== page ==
Jim was big but never laid a hand on me but for one occasion, when whilst playing in the sand dunes I spotted what appeard to be two small red diamonds glowing in a hole in the dune. The sun was behind me and was bouncing off the sand, onto my face and reflecting back into the hole. My face was about 5 inches away from the opening of that hole and as I stared at those orangey red diamonds I was fascinated by their shape. So I wandered down to jim standing there watching the tip of his reel bouncing and told him what I’d discovered. ‘Ya bloody dickhead’ he barked at me with his big arm crashing down across my back. It wasn’t a hit so much as a thumping arm half sweeping me out of the way.

How many shots did you put into the hole John? six or seven before that snake slithered out? That snake was about as long as Jim was tall and even though I was skinny, it was well thicker than my arms. And I was five inches from it’s mouth. That’s the closest I ever came to harm while your dad was looking after me, which is more than I can say about my own home where being flogged with a jockey riding crop made out of cane and leather flung by an alcohol fueled rage was at least a weekly occurence. Racquel and Alan, parts of my family have not always been kind to your dad but I know what they didn’t and that was during my young years he provided me with a safe place to sleep and taught me life skills I still have. The debt may even be bigger than that and I am truly thankful.

Jim taught me how to milk your family cow and even though I was less than pleased as a twelve year old getting up on cold and sometimes dark Colac mornings when the grass crunched under your feet and your breath hung forever in small clouds, I remember how to wash the cow’s teats with warm water, how to tie one hoof back a little, how to cover the pail when the cow played funny buggers. And I remember the taste of warm, fresh straight from the cow milk. Your dad would always tell me not to scoop the cream off the top. He always knew I did and he never said anything about it.

But Colac’s cold was nothing compared to the nights standing around at Olympic Park grehound track, huddling next to these diesel fueled open flamed fire poles trying to hold out the wind. Jim had taught me how to catch a greyhound after a race. He loved his grey hounds, especially Ti Tree Gem (who would have won the Cranbourne Cup if not for tearing a nail two weekes before) .We’d drive around to Mount Gambier, Warrnambool, Cranbourne, Sandown, Ballarat. The nifty little dog trailer was state of the art back then, up to four dogs in pretty much luxury. I still see those trailers now and think of Jim. In the catching pen I’d await the arrival and have to slip the lead on. If we’d won I’d get in the photo. He’d rig up the clothes line so the dogs could all go for a walk at the same time; we slip them in Wadey’s paddock (where I first learned to drive or steer an old slant six valiant) to let them have a good long training run – I’d have to swing a fake rabbit over my head to get the dog’s attention. Jim had gotten into dog nutrition and some of the things he tried to feed the dogs were impressive.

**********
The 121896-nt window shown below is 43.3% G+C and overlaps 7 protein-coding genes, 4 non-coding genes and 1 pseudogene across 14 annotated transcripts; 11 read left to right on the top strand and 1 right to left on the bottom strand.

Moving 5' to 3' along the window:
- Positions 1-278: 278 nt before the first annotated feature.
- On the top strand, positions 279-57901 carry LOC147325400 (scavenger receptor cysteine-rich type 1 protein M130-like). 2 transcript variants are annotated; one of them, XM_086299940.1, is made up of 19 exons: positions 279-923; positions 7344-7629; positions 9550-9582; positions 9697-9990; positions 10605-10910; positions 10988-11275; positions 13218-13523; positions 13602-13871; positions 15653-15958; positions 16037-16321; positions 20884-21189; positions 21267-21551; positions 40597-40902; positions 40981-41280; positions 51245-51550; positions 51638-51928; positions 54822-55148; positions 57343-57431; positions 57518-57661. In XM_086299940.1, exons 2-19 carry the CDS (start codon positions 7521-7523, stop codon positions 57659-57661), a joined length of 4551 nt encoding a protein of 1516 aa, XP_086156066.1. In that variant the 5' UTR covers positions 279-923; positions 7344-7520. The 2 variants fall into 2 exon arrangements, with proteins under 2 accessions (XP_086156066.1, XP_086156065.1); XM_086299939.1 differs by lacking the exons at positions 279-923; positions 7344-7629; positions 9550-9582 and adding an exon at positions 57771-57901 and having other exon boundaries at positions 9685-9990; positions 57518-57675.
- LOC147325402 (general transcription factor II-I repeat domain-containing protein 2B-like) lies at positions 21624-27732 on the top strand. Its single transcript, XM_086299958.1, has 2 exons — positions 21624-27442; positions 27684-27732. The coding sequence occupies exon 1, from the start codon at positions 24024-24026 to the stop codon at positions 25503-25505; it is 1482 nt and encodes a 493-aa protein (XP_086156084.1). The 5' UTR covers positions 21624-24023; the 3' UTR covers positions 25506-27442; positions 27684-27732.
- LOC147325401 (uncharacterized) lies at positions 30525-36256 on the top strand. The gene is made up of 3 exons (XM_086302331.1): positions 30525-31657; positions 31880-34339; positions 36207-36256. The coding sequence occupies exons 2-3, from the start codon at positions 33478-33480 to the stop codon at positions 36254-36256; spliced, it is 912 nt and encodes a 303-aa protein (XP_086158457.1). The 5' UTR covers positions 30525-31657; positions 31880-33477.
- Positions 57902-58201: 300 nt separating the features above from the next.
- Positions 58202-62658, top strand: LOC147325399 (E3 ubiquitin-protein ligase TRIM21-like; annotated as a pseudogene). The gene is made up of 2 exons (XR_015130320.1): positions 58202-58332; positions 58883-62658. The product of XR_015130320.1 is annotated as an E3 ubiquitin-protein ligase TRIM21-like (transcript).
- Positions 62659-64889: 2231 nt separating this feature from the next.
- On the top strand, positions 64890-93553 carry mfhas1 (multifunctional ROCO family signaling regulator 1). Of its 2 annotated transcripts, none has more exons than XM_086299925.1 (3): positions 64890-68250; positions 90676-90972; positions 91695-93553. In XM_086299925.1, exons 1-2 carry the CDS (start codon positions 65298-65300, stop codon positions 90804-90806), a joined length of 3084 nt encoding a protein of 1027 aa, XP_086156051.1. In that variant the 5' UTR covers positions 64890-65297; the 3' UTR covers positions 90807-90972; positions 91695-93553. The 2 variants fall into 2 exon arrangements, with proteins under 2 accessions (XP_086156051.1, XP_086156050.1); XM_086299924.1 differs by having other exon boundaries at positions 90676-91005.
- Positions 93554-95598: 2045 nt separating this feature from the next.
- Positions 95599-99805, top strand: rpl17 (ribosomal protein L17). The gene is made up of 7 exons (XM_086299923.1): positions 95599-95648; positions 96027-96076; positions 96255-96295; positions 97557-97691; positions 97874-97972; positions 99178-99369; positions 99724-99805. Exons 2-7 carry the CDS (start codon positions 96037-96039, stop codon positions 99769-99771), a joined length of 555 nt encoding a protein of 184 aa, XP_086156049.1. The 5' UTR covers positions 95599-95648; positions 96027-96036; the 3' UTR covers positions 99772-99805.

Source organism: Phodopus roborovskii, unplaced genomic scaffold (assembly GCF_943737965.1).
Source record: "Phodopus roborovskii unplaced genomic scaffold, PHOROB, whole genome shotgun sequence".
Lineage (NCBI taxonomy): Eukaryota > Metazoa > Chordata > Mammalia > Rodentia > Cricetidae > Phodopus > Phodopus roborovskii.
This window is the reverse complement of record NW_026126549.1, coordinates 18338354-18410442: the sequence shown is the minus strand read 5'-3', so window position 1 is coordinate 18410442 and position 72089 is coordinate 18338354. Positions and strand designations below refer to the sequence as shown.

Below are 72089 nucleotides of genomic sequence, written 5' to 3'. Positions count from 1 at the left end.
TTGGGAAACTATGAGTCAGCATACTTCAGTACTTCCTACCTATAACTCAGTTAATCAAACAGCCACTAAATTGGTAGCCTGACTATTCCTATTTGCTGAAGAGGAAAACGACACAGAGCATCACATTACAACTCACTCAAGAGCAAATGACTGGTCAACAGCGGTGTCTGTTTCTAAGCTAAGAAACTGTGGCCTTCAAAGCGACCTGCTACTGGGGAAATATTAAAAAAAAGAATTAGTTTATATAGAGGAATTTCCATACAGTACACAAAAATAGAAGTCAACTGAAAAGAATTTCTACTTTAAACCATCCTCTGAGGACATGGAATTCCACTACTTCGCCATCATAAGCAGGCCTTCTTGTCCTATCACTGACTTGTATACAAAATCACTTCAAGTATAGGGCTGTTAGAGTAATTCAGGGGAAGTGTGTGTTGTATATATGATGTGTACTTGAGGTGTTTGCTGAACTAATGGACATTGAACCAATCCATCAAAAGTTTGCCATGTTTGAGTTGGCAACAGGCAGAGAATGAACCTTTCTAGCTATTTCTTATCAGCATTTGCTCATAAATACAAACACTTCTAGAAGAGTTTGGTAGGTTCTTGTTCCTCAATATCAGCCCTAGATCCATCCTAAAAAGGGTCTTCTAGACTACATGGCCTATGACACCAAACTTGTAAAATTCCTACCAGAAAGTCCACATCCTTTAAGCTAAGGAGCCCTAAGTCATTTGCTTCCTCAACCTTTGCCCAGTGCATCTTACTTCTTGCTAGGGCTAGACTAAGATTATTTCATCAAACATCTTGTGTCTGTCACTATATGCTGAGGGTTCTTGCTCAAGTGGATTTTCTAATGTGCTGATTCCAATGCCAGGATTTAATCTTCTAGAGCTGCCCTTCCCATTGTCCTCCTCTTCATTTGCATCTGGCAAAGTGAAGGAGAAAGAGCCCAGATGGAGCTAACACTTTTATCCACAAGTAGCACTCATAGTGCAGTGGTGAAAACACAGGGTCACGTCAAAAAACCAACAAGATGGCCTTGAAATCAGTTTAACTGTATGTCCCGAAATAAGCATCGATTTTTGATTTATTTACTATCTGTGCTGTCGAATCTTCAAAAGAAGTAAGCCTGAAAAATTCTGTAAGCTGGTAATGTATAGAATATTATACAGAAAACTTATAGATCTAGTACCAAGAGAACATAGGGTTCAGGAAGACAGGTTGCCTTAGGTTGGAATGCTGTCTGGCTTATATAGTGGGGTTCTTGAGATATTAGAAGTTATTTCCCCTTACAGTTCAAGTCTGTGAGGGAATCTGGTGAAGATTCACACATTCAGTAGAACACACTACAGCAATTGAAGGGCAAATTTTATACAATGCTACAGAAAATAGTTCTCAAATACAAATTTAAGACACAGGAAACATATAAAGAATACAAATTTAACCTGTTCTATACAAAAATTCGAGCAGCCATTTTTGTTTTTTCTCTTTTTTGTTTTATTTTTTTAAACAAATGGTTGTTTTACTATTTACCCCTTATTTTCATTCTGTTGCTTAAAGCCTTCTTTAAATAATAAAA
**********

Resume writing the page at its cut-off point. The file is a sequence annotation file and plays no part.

Jim was big, introverted, occasionally self indulgent but loyal, determined and persistent. At a time when there was not much money in his home, he and Aunty still opened their doors to me. From my younger years until I was about 14 or 15, he fulfilled the dad role I wasn’t able to get at my own home.

His qualities of determination existed in Rodney who died trying to rescue his kids from a house fire, charging in, not knowing they’d already been gotten out. And in recent times he and Aunty have tried to take on the parenting role of Rod’s children – a cause of much grief and hardship for Jim and for you too Aunty.

As I’d gotten older I didn’t see you as much but I thought of you often. And the times I rang and you weren’t on another dance festival trip or whatever was great to chat, albeit briefly

So Racquel and Alan and you too Rod if you’re listening, I’m always going to remember your dad with love and thanks and of all the things I can say about your dad, the most important one is this – I always got a good nights sleep at your house